Although it is mostly ignored, breastfeeding moms need support and help during the night. While it is important that mothers nurse on demand to keep their supply going, you can also be a part of the night shift. You can help by changing the diapers before you pass the baby onto the mother for nursing. Even though breastfeeding moms may still be up for much longer, it will make them feel like you are part of their team.
Quench Her Thirst and Ease the Hunger
You probably know that breastfeeding makes moms thirsty and hungry. While this may be true, new mothers tend to care for their newborn children before they think of themselves. As a result, their own needs can go temporarily unmet, especially if they do not get a little help. You should, therefore, bring her a snack and some water or her favorite beverage. A refreshing drink in the middle of a marathon breastfeeding session is sure to make a new mother’s day.
Do Not Criticize Breastfeeding
You probably know that it is the thoughts of those closest to us that matter the most. As such, it can impact lactating mothers in a negative manner when family members and close friends criticize breastfeeding. Instead, you should help them deal with any breastfeeding criticism. Apart from reminding breastfeeding moms of everything they are doing right, you should also provide them with unbiased, evidence-based information aimed at helping them overcome criticism.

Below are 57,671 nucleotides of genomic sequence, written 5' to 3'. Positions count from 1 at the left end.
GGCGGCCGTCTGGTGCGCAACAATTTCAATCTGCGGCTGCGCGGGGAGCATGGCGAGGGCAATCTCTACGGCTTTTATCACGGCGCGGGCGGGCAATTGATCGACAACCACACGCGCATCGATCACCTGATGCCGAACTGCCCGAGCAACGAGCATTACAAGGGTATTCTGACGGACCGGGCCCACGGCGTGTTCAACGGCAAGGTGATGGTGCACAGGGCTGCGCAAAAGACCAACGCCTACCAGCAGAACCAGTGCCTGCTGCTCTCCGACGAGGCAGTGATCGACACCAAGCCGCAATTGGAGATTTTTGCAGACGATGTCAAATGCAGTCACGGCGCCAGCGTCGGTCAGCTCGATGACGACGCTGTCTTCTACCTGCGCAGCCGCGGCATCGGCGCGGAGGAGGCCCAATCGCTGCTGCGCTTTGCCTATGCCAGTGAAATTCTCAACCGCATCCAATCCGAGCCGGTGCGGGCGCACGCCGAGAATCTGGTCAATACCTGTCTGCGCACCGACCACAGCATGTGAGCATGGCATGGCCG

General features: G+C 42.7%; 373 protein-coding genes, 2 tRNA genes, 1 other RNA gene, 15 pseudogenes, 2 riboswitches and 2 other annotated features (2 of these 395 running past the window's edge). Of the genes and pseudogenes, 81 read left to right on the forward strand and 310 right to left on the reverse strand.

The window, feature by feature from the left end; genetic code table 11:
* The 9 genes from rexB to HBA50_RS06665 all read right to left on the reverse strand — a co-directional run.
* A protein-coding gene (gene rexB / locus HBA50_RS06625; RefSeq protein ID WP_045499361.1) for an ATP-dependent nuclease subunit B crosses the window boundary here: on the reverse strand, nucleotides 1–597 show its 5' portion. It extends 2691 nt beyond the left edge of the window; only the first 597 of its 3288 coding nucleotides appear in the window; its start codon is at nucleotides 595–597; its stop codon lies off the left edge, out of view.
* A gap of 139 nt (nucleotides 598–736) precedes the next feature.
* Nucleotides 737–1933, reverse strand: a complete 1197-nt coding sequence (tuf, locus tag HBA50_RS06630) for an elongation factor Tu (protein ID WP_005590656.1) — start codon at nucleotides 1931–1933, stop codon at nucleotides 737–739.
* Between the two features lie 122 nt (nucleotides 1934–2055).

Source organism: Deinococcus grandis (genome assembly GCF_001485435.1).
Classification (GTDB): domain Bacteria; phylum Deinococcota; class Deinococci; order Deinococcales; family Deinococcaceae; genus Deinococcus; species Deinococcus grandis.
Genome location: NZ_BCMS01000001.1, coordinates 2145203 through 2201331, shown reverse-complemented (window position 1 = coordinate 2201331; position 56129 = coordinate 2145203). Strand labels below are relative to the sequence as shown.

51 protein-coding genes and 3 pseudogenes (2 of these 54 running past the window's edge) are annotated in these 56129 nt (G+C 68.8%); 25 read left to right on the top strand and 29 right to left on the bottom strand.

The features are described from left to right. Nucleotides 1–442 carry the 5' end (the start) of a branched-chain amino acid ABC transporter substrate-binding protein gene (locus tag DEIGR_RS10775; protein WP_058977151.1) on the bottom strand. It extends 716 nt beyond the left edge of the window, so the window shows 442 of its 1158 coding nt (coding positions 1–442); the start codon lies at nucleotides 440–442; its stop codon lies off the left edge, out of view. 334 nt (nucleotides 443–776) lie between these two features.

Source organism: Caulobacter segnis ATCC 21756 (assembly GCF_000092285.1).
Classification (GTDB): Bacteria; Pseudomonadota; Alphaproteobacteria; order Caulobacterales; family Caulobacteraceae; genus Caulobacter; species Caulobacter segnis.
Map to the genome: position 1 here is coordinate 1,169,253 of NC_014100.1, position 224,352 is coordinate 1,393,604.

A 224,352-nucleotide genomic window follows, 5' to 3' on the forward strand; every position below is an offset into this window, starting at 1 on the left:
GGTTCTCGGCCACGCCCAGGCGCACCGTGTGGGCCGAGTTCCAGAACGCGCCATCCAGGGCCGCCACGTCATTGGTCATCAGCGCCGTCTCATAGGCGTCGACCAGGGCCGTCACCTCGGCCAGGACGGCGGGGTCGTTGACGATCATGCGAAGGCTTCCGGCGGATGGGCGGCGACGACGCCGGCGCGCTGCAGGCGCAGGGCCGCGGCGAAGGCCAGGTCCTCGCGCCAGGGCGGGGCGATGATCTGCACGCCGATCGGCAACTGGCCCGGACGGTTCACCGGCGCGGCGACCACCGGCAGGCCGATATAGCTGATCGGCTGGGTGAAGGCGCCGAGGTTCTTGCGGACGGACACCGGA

For instance, if a nursing mom has been criticized for not supplementing, you can support and remind her that she’s doing a great job and you can also step in and speak for her in a good way, if necessary.
Help With the Chores
Apart from offering to change the diapers, you should also find out what else you can do to help the new mom. Asking her to leave a to-do list on the refrigerator is a good start. Doing the dishes, vacuuming, laundry, sweeping, grocery shopping and cooking are chores that usually top the to-do list. Also, if there are older children, you can play with them, read to them or even take them out for the afternoon. Entertaining house guests helps to ensure breastfeeding mothers have some peace, quiet and space with their newborn.
Find Her Additional Support
You can achieve this by reading up on breastfeeding and knowing where and how to find support for lactating moms. Apart from encouraging breastfeeding mothers to get help if they need it, you can also encourage her to ask her pediatrician whether a lactation consultant is available. Consultations with lactation consultants are usually free at hospitals.
Additionally, there are numerous online support groups, which you can encourage breastfeeding mothers check out. You can also find out whether there are local breastfeeding support groups who host meetings in your area. While breastfeeding moms may struggle, especially in those first few weeks, they may not want to ask for help. You should, therefore, be on the lookout to offer help and support where and when you can.
Although you might not know it, your support and encouragement could be the difference between lactating mothers continuing to breastfeed and stopping before they are truly ready. As they saying goes, it takes a village—and breastfeeding is no different, making your support a significantly important part of a successful breastfeeding journey.